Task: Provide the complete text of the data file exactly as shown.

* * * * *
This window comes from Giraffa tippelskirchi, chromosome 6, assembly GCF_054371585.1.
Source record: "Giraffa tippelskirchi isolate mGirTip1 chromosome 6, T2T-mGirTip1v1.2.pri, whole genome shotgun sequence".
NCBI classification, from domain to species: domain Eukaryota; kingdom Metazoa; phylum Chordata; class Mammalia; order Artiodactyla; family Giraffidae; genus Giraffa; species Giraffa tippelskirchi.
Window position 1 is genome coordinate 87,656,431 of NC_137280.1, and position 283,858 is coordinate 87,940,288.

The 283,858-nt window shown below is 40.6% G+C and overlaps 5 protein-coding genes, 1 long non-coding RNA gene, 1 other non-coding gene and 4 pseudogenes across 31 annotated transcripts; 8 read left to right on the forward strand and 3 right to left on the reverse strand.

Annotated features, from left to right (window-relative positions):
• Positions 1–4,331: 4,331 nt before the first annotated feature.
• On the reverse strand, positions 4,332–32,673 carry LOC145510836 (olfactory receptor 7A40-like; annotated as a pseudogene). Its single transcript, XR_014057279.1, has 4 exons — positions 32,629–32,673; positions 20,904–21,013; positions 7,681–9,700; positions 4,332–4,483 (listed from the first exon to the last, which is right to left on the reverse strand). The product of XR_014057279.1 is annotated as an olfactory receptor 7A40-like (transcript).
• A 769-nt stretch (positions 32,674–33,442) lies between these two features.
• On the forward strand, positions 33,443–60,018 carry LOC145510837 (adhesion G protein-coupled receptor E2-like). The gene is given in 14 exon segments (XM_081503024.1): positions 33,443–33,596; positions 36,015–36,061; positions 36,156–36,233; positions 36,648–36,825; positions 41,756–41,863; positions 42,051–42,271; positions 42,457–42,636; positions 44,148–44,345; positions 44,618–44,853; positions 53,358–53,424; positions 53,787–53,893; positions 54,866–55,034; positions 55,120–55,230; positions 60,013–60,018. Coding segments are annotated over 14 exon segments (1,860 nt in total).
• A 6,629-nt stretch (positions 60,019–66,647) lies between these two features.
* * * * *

This window comes from Giraffa tippelskirchi, chromosome 6, assembly GCF_054371585.1.
Source record: "Giraffa tippelskirchi isolate mGirTip1 chromosome 6, T2T-mGirTip1v1.2.pri, whole genome shotgun sequence".
NCBI classification, from domain to species: domain Eukaryota; kingdom Metazoa; phylum Chordata; class Mammalia; order Artiodactyla; family Giraffidae; genus Giraffa; species Giraffa tippelskirchi.
Window position 1 is genome coordinate 87,656,431 of NC_137280.1, and position 283,858 is coordinate 87,940,288.

The 283,858-nt window shown below is 40.6% G+C and overlaps 5 protein-coding genes, 1 long non-coding RNA gene, 1 other non-coding gene and 4 pseudogenes across 31 annotated transcripts; 8 read left to right on the forward strand and 3 right to left on the reverse strand.

Annotated features, from left to right (window-relative positions):
• Positions 1–4,331: 4,331 nt before the first annotated feature.
• On the reverse strand, positions 4,332–32,673 carry LOC145510836 (olfactory receptor 7A40-like; annotated as a pseudogene). Its single transcript, XR_014057279.1, has 4 exons — positions 32,629–32,673; positions 20,904–21,013; positions 7,681–9,700; positions 4,332–4,483 (listed from the first exon to the last, which is right to left on the reverse strand). The product of XR_014057279.1 is annotated as an olfactory receptor 7A40-like (transcript).
• A 769-nt stretch (positions 32,674–33,442) lies between these two features.
• On the forward strand, positions 33,443–60,018 carry LOC145510837 (adhesion G protein-coupled receptor E2-like). The gene is given in 14 exon segments (XM_081503024.1): positions 33,443–33,596; positions 36,015–36,061; positions 36,156–36,233; positions 36,648–36,825; positions 41,756–41,863; positions 42,051–42,271; positions 42,457–42,636; positions 44,148–44,345; positions 44,618–44,853; positions 53,358–53,424; positions 53,787–53,893; positions 54,866–55,034; positions 55,120–55,230; positions 60,013–60,018. Coding segments are annotated over 14 exon segments (1,860 nt in total).
• A 6,629-nt stretch (positions 60,019–66,647) lies between these two features.